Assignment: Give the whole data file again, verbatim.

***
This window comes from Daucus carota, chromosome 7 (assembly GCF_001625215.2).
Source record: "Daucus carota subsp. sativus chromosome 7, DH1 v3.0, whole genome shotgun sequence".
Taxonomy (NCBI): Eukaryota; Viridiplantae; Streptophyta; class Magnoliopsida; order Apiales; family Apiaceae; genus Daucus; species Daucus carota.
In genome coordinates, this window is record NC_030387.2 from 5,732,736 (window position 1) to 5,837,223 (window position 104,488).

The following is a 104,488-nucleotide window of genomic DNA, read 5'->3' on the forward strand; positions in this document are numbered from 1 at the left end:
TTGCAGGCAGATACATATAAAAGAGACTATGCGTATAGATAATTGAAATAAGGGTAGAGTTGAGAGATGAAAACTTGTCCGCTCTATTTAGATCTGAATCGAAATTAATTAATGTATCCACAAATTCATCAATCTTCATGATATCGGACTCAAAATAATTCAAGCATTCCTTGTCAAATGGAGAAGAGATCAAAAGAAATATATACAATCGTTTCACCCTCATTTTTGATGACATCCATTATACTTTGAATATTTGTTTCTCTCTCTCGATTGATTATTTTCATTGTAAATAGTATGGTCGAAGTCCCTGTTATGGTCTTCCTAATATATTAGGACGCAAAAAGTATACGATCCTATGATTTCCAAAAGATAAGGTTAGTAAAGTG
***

This window comes from Daucus carota, chromosome 7 (assembly GCF_001625215.2).
Source record: "Daucus carota subsp. sativus chromosome 7, DH1 v3.0, whole genome shotgun sequence".
Taxonomy (NCBI): Eukaryota; Viridiplantae; Streptophyta; class Magnoliopsida; order Apiales; family Apiaceae; genus Daucus; species Daucus carota.
In genome coordinates, this window is record NC_030387.2 from 5,732,736 (window position 1) to 5,837,223 (window position 104,488).

The following is a 104,488-nucleotide window of genomic DNA, read 5'->3' on the forward strand; positions in this document are numbered from 1 at the left end:
TTGCAGGCAGATACATATAAAAGAGACTATGCGTATAGATAATTGAAATAAGGGTAGAGTTGAGAGATGAAAACTTGTCCGCTCTATTTAGATCTGAATCGAAATTAATTAATGTATCCACAAATTCATCAATCTTCATGATATCGGACTCAAAATAATTCAAGCATTCCTTGTCAAATGGAGAAGAGATCAAAAGAAATATATACAATCGTTTCACCCTCATTTTTGATGACATCCATTATACTTTGAATATTTGTTTCTCTCTCTCGATTGATTATTTTCATTGTAAATAGTATGGTCGAAGTCCCTGTTATGGTCTTCCTAATATATTAGGACGCAAAAAGTATACGATCCTATGATTTCCAAAAGATAAGGTTAGTAAAGTG